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Home arrow Market Research Findings arrow Savings/Investments arrow Should Financial Services Organisations Be Worried About Employee Engagement?
Should Financial Services Organisations Be Worried About Employee Engagement? PDF Print E-mail
Written by ORC International   
30 Nov 2009
In response to the recession and resultant organisational restructuring, employee opinion within the financial services industry has changed dramatically over the last year.

But there is still hope for the sector, according to the latest data from ORC Perspectives.

Across all industries, confidence in senior leadership has seen a steady increase; for the financial sector these levels have dropped from 63% for 2008 to 50% to date in 2009.

However survey managers shouldn’t feel overly disheartened, as 50% is 3% above the benchmark score for all organisations within the database.

It is a similar story for employee advocacy – whether employees view their organisation as a great place to work, and whether they feel satisfied with the job opportunities their organisation presents them with.

In 2007, 74% of employees working within the financial sector would recommend their company as a great place to work, a figure which has dropped to 66% to date in 2009.

Our experience shows that the downturn is affecting development opportunities and workforce size, which is making it increasingly difficult for organisations to offer opportunities to progress up the career ladder.

However if the best talent is to be retained as economic conditions improve, it is vital to ensure that these opportunities are still available.

Interestingly, the percentage of staff who suggest ideas to improve the way things are done within their organisation has remained stable over the last three years (81% in 2007, 82% in 2008 and 82% to date in 2009).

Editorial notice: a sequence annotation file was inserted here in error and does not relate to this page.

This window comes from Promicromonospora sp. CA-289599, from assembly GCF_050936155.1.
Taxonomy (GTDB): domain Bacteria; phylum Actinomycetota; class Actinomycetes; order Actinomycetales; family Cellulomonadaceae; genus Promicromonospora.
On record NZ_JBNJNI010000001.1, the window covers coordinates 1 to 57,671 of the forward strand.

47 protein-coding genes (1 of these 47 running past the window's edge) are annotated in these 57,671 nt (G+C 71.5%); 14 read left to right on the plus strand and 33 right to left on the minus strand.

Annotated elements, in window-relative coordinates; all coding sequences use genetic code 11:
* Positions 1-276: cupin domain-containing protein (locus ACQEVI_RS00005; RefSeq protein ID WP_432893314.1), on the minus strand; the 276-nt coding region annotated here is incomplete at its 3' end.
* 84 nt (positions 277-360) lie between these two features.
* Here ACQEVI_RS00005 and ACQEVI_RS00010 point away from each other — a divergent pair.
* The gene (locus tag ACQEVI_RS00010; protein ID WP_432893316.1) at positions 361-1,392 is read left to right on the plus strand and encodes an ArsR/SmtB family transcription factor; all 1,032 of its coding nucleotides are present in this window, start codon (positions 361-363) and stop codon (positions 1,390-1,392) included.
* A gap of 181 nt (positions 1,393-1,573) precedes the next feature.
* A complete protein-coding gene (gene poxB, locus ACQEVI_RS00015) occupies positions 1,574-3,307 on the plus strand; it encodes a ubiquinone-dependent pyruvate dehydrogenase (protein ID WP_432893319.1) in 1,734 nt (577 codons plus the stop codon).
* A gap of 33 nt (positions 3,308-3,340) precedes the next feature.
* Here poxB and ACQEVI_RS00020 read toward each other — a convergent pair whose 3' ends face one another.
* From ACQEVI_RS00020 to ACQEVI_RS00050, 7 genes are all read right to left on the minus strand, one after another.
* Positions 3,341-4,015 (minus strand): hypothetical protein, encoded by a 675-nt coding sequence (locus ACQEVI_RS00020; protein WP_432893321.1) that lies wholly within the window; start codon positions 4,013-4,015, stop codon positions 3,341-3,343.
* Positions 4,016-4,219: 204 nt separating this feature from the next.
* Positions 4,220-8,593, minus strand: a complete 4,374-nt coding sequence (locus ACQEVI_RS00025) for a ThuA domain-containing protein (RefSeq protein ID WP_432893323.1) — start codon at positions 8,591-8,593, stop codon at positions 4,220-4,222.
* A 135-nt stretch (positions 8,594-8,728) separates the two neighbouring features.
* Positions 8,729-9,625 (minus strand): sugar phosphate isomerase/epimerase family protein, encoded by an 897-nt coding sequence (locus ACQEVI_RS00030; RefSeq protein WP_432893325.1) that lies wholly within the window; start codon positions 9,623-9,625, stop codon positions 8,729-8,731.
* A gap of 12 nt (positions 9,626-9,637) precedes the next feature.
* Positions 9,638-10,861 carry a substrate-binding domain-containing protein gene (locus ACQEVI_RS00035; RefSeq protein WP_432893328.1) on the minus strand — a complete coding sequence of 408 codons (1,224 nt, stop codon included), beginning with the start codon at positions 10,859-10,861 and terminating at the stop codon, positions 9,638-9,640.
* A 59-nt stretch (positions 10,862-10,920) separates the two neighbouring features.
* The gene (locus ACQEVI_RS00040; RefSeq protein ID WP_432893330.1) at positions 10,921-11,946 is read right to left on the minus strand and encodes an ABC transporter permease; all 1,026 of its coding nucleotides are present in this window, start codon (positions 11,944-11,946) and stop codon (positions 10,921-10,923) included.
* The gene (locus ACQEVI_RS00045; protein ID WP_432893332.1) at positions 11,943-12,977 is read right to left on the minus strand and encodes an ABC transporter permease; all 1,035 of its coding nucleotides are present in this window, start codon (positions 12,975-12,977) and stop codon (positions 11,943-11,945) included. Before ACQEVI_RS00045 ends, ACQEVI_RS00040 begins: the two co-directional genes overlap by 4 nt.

However in 2009, employees do not feel as safe to speak up and challenge the way things are done as they have in the last two years.

This is likely to be related to only half of financial services employees feeling secure in the jobs in 2008, a 10% drop from 2007.

Innovation and staff input are key for surviving the recession.

Organisations should reassure their people that their ideas and suggestions are valuable, that it is safe to challenge, and that channels are in place to make the most of this resource to ensure business processes are as effective as possible and able to adapt to the dynamic economic conditions.

Communication about the future direction and how this affects staff is another effective way to gain staff buy-in and to boost motivation.

Encouragingly, the percentage of staff who feel they are kept well informed about matters affecting them has increased from 53% to 61% over the last year, in line with other industries.

Whilst employee opinions have worsened in some areas, it is clear that there are some key opportunities to engage staff in financial services and to use this to ensure business success post-recession.

About ORC Perspectives
ORC Perspectives contains data from just under 300 organisations and more than 1.4 million
employees from the UK and overseas, all of whom have conducted surveys in the last two years. ORC Perspectives is one of the largest, most robust and flexible databases in the UK, having been established over 11 years ago.

We specialise in helping organisations ensure they fully use their research results by providing external benchmarking data enabling organisations to:

- Make comparisons against overall and sector specific norms across a wide range of questions and topic areas, providing an essential external context against which you can judge your results
- Identify where there is room for celebration and cause for improvement, harnessing the ability to set realistic, achievable, targets by providing a representation of your position relative to others

5 November 2009

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